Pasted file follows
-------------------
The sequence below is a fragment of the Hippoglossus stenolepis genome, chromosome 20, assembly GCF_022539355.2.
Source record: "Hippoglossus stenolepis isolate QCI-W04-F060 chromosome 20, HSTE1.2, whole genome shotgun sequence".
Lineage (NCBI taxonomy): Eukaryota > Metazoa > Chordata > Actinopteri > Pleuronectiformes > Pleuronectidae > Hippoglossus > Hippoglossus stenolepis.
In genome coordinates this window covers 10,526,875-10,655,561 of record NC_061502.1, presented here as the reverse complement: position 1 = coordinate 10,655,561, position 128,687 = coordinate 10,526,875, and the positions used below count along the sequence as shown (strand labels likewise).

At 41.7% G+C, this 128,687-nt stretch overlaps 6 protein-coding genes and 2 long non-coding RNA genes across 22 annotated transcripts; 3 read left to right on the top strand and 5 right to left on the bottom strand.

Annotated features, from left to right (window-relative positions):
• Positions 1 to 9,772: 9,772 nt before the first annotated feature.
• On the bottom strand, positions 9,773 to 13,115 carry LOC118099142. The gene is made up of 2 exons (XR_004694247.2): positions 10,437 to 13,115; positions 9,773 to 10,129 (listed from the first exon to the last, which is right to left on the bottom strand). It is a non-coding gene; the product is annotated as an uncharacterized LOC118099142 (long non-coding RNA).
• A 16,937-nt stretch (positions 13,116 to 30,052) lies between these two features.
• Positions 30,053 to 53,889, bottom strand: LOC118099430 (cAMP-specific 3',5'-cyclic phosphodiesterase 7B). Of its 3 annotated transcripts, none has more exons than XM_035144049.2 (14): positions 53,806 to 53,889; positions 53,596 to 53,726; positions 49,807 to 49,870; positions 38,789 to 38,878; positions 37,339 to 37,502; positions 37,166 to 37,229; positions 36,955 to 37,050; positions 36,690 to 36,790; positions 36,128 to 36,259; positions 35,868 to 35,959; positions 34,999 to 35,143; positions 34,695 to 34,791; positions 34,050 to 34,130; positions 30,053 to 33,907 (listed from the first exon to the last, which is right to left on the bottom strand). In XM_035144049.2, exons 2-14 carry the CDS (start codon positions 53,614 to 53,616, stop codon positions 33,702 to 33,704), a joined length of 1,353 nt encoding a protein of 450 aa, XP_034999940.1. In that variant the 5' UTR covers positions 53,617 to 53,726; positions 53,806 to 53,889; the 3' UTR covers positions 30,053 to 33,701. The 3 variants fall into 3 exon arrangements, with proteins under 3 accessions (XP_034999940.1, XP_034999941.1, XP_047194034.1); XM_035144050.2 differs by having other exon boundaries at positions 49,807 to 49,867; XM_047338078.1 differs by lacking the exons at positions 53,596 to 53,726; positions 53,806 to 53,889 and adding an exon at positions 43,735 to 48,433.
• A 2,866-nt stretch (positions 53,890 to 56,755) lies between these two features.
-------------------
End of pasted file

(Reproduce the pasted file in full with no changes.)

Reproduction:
The sequence below is a fragment of the Hippoglossus stenolepis genome, chromosome 20, assembly GCF_022539355.2.
Source record: "Hippoglossus stenolepis isolate QCI-W04-F060 chromosome 20, HSTE1.2, whole genome shotgun sequence".
Lineage (NCBI taxonomy): Eukaryota > Metazoa > Chordata > Actinopteri > Pleuronectiformes > Pleuronectidae > Hippoglossus > Hippoglossus stenolepis.
In genome coordinates this window covers 10,526,875-10,655,561 of record NC_061502.1, presented here as the reverse complement: position 1 = coordinate 10,655,561, position 128,687 = coordinate 10,526,875, and the positions used below count along the sequence as shown (strand labels likewise).

At 41.7% G+C, this 128,687-nt stretch overlaps 6 protein-coding genes and 2 long non-coding RNA genes across 22 annotated transcripts; 3 read left to right on the top strand and 5 right to left on the bottom strand.

Annotated features, from left to right (window-relative positions):
• Positions 1 to 9,772: 9,772 nt before the first annotated feature.
• On the bottom strand, positions 9,773 to 13,115 carry LOC118099142. The gene is made up of 2 exons (XR_004694247.2): positions 10,437 to 13,115; positions 9,773 to 10,129 (listed from the first exon to the last, which is right to left on the bottom strand). It is a non-coding gene; the product is annotated as an uncharacterized LOC118099142 (long non-coding RNA).
• A 16,937-nt stretch (positions 13,116 to 30,052) lies between these two features.
• Positions 30,053 to 53,889, bottom strand: LOC118099430 (cAMP-specific 3',5'-cyclic phosphodiesterase 7B). Of its 3 annotated transcripts, none has more exons than XM_035144049.2 (14): positions 53,806 to 53,889; positions 53,596 to 53,726; positions 49,807 to 49,870; positions 38,789 to 38,878; positions 37,339 to 37,502; positions 37,166 to 37,229; positions 36,955 to 37,050; positions 36,690 to 36,790; positions 36,128 to 36,259; positions 35,868 to 35,959; positions 34,999 to 35,143; positions 34,695 to 34,791; positions 34,050 to 34,130; positions 30,053 to 33,907 (listed from the first exon to the last, which is right to left on the bottom strand). In XM_035144049.2, exons 2-14 carry the CDS (start codon positions 53,614 to 53,616, stop codon positions 33,702 to 33,704), a joined length of 1,353 nt encoding a protein of 450 aa, XP_034999940.1. In that variant the 5' UTR covers positions 53,617 to 53,726; positions 53,806 to 53,889; the 3' UTR covers positions 30,053 to 33,701. The 3 variants fall into 3 exon arrangements, with proteins under 3 accessions (XP_034999940.1, XP_034999941.1, XP_047194034.1); XM_035144050.2 differs by having other exon boundaries at positions 49,807 to 49,867; XM_047338078.1 differs by lacking the exons at positions 53,596 to 53,726; positions 53,806 to 53,889 and adding an exon at positions 43,735 to 48,433.
• A 2,866-nt stretch (positions 53,890 to 56,755) lies between these two features.